• “The secret is not to dream,” she whispered. “The secret is to wake up. Waking up is harder. I have woken up and I am real. I know where I come from and I know where I’m going. You cannot fool me anymore. Or touch me. Or anything that is mine.” Terry Pratchett
    The Wee Free Men

Kiya on Twitter

Other Blogs

  • Just a quick note
    I’ve updated my bio page with a link to Les Cabinets Des Polytheistes, where my story “Spine of the World” is published (and in which people can play Spot The Netjer if they are so inclined), and my less-specific webspace Suns in Her Branches, which is broader than this space (which is specifically for reconstructionist-derived […]
  • Opet article is up
    And can be read here.Filed under: Patheos Links
  • Opet is coming ’round again
    And the Emboatening Crew is once more celebrating by making Kiva loans. You’re all welcome to join us. (My monthly column in Patheos Pagan is about Opet and charitable works, and will be going up tomorrow assuming nothing goes wrong.)Filed under: Festivals, Uncategorized
  • The Art of Being A God
    It’s interesting having one foot in reconstructionist religion and one foot in religious witchcraft, for a lot of reasons. One of the things that I’ve been thinking about lately is the shape of how the gods appear within the context […]
  • Mythopoeia
    Continuing with rambling on the topic of my exploration of pagan movement history, another critical concept: mythopoeia. The word means, literally, “myth-making”, and it is one of the near inescapable traits of at least the origin points of pagan religions. […]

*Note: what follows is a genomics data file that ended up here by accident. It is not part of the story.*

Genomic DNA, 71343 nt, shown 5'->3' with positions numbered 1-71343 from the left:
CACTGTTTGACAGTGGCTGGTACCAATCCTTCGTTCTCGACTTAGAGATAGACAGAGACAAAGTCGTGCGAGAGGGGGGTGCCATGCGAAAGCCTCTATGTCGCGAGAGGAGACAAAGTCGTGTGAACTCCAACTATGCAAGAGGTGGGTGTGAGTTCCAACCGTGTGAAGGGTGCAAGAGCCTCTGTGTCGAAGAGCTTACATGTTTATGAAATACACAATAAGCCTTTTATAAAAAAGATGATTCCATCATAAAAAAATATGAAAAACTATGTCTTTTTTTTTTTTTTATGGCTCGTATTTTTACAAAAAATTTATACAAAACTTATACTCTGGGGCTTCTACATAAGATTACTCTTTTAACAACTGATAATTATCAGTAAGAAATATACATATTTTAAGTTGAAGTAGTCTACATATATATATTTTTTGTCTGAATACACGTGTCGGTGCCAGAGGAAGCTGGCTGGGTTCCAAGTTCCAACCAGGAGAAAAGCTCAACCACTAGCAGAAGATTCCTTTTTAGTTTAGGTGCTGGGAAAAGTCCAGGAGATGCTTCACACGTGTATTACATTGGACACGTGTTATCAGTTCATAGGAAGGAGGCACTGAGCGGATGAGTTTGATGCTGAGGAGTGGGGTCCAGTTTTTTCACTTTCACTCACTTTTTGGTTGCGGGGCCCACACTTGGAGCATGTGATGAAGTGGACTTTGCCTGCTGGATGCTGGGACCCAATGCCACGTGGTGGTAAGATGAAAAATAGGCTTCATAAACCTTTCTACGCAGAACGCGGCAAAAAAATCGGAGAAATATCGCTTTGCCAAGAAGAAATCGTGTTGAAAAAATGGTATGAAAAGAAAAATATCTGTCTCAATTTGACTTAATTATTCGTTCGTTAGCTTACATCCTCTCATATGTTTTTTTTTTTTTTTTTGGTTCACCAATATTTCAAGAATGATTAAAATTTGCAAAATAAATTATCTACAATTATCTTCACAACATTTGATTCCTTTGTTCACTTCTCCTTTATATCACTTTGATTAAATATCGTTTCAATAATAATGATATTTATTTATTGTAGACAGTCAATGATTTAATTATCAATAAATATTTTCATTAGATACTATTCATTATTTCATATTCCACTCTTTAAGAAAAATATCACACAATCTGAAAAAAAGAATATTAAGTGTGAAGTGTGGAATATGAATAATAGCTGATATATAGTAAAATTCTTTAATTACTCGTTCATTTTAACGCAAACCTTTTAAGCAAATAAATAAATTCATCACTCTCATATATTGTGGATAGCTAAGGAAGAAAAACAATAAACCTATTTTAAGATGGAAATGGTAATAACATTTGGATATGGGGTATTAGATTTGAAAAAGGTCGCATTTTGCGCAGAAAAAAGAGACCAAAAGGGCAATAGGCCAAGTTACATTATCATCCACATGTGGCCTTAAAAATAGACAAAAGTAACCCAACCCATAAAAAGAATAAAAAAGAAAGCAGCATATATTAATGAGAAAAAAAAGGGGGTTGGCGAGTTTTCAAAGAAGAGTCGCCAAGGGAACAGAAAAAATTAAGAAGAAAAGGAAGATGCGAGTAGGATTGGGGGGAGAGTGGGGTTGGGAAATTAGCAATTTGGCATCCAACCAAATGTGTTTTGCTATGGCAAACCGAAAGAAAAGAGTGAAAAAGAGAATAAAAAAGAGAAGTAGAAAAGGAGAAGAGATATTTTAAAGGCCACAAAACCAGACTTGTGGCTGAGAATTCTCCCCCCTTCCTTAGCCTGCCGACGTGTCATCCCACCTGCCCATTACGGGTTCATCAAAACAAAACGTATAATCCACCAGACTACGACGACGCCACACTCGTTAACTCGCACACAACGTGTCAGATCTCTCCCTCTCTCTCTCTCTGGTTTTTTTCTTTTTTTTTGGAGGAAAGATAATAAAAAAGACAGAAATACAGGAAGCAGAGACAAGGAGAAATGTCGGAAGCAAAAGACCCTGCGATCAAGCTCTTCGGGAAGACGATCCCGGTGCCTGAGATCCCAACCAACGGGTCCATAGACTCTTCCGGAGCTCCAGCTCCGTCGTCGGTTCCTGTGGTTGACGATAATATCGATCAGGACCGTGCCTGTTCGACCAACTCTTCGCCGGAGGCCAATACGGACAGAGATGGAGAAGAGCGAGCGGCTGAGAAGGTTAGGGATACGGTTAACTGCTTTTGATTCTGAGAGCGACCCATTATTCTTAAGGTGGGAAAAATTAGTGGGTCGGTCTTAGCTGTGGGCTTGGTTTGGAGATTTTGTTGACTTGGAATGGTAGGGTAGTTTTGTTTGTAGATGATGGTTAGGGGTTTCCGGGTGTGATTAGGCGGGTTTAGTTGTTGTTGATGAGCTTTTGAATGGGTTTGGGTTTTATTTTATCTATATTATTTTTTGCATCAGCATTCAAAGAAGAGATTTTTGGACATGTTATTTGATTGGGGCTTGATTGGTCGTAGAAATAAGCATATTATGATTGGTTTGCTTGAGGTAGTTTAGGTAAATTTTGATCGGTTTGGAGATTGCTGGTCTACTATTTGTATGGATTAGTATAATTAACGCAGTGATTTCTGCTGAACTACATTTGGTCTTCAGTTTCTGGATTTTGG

• Hills of the Horizon: The Past is Another Country
    The problem with extrapolation from history is that nothing is testable. The evolution of a religion over time is not a predictable and easily comprehensible thing, where we can look at a point in time and say, "It was like this then, so it would be like that now." The process of deciding what needs […]

Book List

A combination of go-to references, standard research volumes, personally influential material, and inspirations. Not necessarily relevant to your work, whatever it might be.

Egyptian Reference

Temple of the Cosmos, Jeremy Naydler

My Heart, My Mother: Death and Rebirth in Ancient Egypt, Alison Roberts

The Mind of Egypt: History and Meaning in the Time of the Pharaohs, Jan Assmann (also everything he wrote ever)

Conceptions of God in Ancient Egypt: The One and the Many, Erik Hornung, trans. John Baines

Egyptian Religion, Siegfried Morenz, trans. Ann E. Keep

Daily Life of the Egyptian Gods, Dimitri Meeks, Christine Favard-Meeks, trans. G. M. Goshgarian

The Ancient Gods Speak: A Guide to Egyptian Religion, Donald B. Redford

The Ancient Egyptian Pyramid Texts, trans. Faulkner

The Ancient Egyptian Coffin Texts, trans. Faulkner

The Ancient Egyptian Book of the Dead, trans. Faulkner

Craft Reference

Etheric Anatomy, Victor and Cora Anderson (and other works)

Spiritual Cleansing, Draja Mikaharic

The Faery Teachings, Orion Foxwood

Folkloric And Related Reference

Witches, Werewolves, and Fairies: Shapeshifters and Astral Doubles in the Middle Ages, Claude Lecouteaux (and other works)

Other Religious

Ritual: Power, Healing, and Community, Malidoma Patrice Somé (and other things he wrote!)

Water and Womanhood: Religious Meanings of Rivers in Maharashtra, Anne Feldhaus

The United Methodist Hymnal

Nonfiction Reference

One, Two, Three… Infinity, by George Gamow

Mindsteps to the Cosmos, by Gerald S. Hawkins

Reclaiming the Commons: Community Farms and Forests in a New England Town, Brian Donahue

Three Roads to Awareness, Don Fabun

Fiction

The Velveteen Rabbit, Margery Williams

Hogfather, Terry Pratchett (supplement: Carpe Jugulum, the Tiffany Aching stories, various others)

Cyteen, CJ Cherryh (supplement: Forty Thousand in Gehenna, Wave Without a Shore, Rusalka series, some others)

Paladin of Souls, Lois McMaster Bujold (also The Curse of Chalion, to which it is the sequel, but reasons)

The War God’s Own, David Weber

A Wizard of Earthsea, Ursula K. Le Guin (also The Left Hand of Darkness and The Dispossessed)

Digger, Ursula Vernon

Poetry

Complete Poems and Plays, 1909-1950, TS Eliot

pity this busy monster, manunkind“, E. E. Cummings